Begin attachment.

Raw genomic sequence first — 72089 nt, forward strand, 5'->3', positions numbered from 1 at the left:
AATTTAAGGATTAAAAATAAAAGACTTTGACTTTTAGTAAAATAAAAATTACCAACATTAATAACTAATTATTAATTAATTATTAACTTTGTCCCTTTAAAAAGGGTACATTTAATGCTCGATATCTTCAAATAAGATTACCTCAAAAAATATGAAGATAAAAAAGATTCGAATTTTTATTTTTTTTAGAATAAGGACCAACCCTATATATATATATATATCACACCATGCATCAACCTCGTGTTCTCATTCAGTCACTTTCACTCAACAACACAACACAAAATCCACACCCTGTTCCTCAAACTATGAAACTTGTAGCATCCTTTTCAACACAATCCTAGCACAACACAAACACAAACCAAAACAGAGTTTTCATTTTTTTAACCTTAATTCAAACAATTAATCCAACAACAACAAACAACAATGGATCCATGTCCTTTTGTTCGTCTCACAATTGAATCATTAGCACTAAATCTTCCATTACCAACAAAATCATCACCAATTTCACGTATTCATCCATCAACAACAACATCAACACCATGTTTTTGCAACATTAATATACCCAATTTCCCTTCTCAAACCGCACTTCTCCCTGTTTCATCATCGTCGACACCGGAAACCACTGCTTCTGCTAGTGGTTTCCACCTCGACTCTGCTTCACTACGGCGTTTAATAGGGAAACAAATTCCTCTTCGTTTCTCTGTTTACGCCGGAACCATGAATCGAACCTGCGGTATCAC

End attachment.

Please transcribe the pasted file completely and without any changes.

Raw genomic sequence first — 72089 nt, forward strand, 5'->3', positions numbered from 1 at the left:
AATTTAAGGATTAAAAATAAAAGACTTTGACTTTTAGTAAAATAAAAATTACCAACATTAATAACTAATTATTAATTAATTATTAACTTTGTCCCTTTAAAAAGGGTACATTTAATGCTCGATATCTTCAAATAAGATTACCTCAAAAAATATGAAGATAAAAAAGATTCGAATTTTTATTTTTTTTAGAATAAGGACCAACCCTATATATATATATATATCACACCATGCATCAACCTCGTGTTCTCATTCAGTCACTTTCACTCAACAACACAACACAAAATCCACACCCTGTTCCTCAAACTATGAAACTTGTAGCATCCTTTTCAACACAATCCTAGCACAACACAAACACAAACCAAAACAGAGTTTTCATTTTTTTAACCTTAATTCAAACAATTAATCCAACAACAACAAACAACAATGGATCCATGTCCTTTTGTTCGTCTCACAATTGAATCATTAGCACTAAATCTTCCATTACCAACAAAATCATCACCAATTTCACGTATTCATCCATCAACAACAACATCAACACCATGTTTTTGCAACATTAATATACCCAATTTCCCTTCTCAAACCGCACTTCTCCCTGTTTCATCATCGTCGACACCGGAAACCACTGCTTCTGCTAGTGGTTTCCACCTCGACTCTGCTTCACTACGGCGTTTAATAGGGAAACAAATTCCTCTTCGTTTCTCTGTTTACGCCGGAACCATGAATCGAACCTGCGGTATCAC